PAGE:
The recent surge in Chinese outbound investment has covered many sectors – from luxury brands to auto, from agritech to real estate – but one sector in particular has been underrepresented relative to the sector’s size: Financial services. This could be about to change, and it could have a shaping impact on the sector worldwide.
A couple of recent announcements could be the early signs of bigger transactions to come. Huatai Securities, a top 5-10 Chinese brokerage, offered US$780 million to acquire AssetMark Financial Holdings. AssetMark provides tools to US financial advisors to help them serve their investor clients better. Adapting this technology to the wild west of financial advisory in China could be incredibly powerful if executed well. But as we have seen over the last 25 years, from the first Morgan Stanley joint venture in China through many, many more examples, creating value from Chinese-international partnerships in finance is not easy.
As always in the US, government approval is needed, and it is still entirely possible that they will conclude that having a Chinese company own the financial tools that some US advisors use is a national security risk. We will see. But the intent is clear – acquire financial sector technology with the goal of turning a domestic Chinese midtier player into a market leader.
Also, recent financial services outbound investments have tended to be in Hong Kong, which is viewed as a lower risk, incremental step out. Citic Securities bought CLSA in 2013 and Everbright Securities bought Sun Hung Kai’s wealth management and securities business. Both deals were less than US$1 billion in size, clearly not a case of betting the institution on a successful outcome.
This week ICBC moved to acquire Barclay’s gold bullion storage facility in London (holding up to US$80 billion worth) through ICBC Standard Bank, which it controls. ICBC is looking to become a larger player in the physical handling and trading of gold with an eye on long-term demand for gold in China. Expect moves into additional commodity trading related businesses.
But despite their size, neither China’s leading banks nor China’s leading insurers have made the big bet to acquire a sizeable international bank. Chinese insurers are being encouraged to invest 15% of their assets abroad. Chinese banks are being encouraged to globalize as part of China Outbound. Moreover, it is clear that their business clients need them to be more global to provide end-to-end services in everything from One Belt One Road projects to basic trade finance.
Organic development will be painfully slow, taking decades to build a presence across the range of countries in One Belt One Road, or to reach critical mass in the challenging markets that Chinese exporters trade with. An acquisition of a bank with established operations across many markets would therefore look potentially very attractive. And with the low valuations of many international banks today, an investment or acquisition would look inexpensive.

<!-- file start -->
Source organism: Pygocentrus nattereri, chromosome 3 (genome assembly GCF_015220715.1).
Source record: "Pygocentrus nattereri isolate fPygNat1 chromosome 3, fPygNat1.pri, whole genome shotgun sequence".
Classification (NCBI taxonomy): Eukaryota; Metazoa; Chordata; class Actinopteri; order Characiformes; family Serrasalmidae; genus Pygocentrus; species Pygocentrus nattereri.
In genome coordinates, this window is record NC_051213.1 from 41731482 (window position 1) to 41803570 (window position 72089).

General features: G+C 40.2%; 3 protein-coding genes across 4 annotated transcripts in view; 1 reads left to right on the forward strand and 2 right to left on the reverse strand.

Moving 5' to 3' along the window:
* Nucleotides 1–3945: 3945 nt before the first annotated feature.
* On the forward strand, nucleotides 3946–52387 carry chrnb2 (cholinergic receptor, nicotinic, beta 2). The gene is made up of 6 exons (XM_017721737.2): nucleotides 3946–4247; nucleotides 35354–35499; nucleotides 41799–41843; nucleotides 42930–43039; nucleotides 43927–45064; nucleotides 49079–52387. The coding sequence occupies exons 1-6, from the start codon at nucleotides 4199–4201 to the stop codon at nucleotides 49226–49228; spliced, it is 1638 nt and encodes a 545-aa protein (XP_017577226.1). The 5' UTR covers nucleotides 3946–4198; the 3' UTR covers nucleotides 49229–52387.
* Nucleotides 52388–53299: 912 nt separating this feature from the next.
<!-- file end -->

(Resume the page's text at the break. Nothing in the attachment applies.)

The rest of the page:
Which raises two key questions:
Are Chinese banks ready to run a multinational bank, to handle the multiplicity of local regulatory challenges this will create, to operate with the transparency required, to retain and grow an international management team? Top and mid-level management in the banks, while evolving, still have an extremely “state-owned enterprise” mindset with few internationally experienced executives. It won’t be easy.
Are regulators and politicians outside China ready to have a domestically important financial institution be owned by a Chinese statep-owned bank or insurer? Would they believe a Chinese acquirer would have the skills to turnaround a struggling bank? To sustain an already high performing bank? A high performing bank is much more likely to be the target as Chinese management hasn’t yet the confidence in itself to turn around a struggling foreign institution. Approving either won’t be an easy step for many regulators.
The implications are that any major transaction would need to be extremely friendly with both management teams willing to argue to shareholders, regulators and media that this is a good event for all. The foreign bank would need to be able to argue there would be upside as a result not just of the investment, but also the access that they would acquire in China.
Regulators would need to be directionally supportive in advance, maybe through limitations on the degree of integration between the banks for a period of time, and through the creation of a special governance architecture such as an independent board for the acquired bank.
Handling a skeptical media may be the biggest challenge, and in the end, may be what puts a move off. While Jack Ma of Alibaba and Yang Yuanqing of Lenovo may be comfortable explaining their plans in English to international media, they are the small minority of Chinese CEOs. Chairman and CEOs of state--owned enterprises are used to talking in carefully crafted sentences which intentionally remain ambiguous and are unused to handling follow-up questions that challenge, nor are they prepared to appear on live television and radio, which would be required in this kind of acquisition process.
So perhaps, financial services will remain a step too far for a major outbound deal for the next few years? Despite these challenges, I don’t think this will be the case. There will be bids, but they will be long and complicated. They may not happen, but investors will try.
PS: I noticed a private equity investor complaining the other day that they couldn’t compete against Chinese investors when bidding for assets in basic materials sectors. Apparently Chinese investors have a more strategic, long-term investment mindset and a lower expectation of returns than the private equity firm. So they can outbid a private equity offer. Limited sympathy.
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